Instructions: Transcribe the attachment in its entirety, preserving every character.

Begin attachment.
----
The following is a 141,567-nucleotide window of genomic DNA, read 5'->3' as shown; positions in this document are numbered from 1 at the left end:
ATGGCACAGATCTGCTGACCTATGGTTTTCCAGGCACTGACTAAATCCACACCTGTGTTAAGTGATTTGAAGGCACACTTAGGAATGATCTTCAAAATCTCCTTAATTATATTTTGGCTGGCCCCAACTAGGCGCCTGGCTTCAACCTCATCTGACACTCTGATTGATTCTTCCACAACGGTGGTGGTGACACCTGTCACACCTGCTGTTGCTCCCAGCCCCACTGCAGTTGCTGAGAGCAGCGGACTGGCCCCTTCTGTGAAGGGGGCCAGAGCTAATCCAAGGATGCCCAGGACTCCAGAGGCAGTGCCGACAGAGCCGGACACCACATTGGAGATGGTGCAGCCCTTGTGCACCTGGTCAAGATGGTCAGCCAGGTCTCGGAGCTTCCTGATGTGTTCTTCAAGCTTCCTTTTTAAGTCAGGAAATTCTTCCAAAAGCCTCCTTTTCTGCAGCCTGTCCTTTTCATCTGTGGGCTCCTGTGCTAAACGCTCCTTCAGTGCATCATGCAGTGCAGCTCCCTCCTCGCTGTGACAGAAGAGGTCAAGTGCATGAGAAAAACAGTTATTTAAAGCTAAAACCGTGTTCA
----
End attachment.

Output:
The following is a 141,567-nucleotide window of genomic DNA, read 5'->3' as shown; positions in this document are numbered from 1 at the left end:
ATGGCACAGATCTGCTGACCTATGGTTTTCCAGGCACTGACTAAATCCACACCTGTGTTAAGTGATTTGAAGGCACACTTAGGAATGATCTTCAAAATCTCCTTAATTATATTTTGGCTGGCCCCAACTAGGCGCCTGGCTTCAACCTCATCTGACACTCTGATTGATTCTTCCACAACGGTGGTGGTGACACCTGTCACACCTGCTGTTGCTCCCAGCCCCACTGCAGTTGCTGAGAGCAGCGGACTGGCCCCTTCTGTGAAGGGGGCCAGAGCTAATCCAAGGATGCCCAGGACTCCAGAGGCAGTGCCGACAGAGCCGGACACCACATTGGAGATGGTGCAGCCCTTGTGCACCTGGTCAAGATGGTCAGCCAGGTCTCGGAGCTTCCTGATGTGTTCTTCAAGCTTCCTTTTTAAGTCAGGAAATTCTTCCAAAAGCCTCCTTTTCTGCAGCCTGTCCTTTTCATCTGTGGGCTCCTGTGCTAAACGCTCCTTCAGTGCATCATGCAGTGCAGCTCCCTCCTCGCTGTGACAGAAGAGGTCAAGTGCATGAGAAAAACAGTTATTTAAAGCTAAAACCGTGTTCA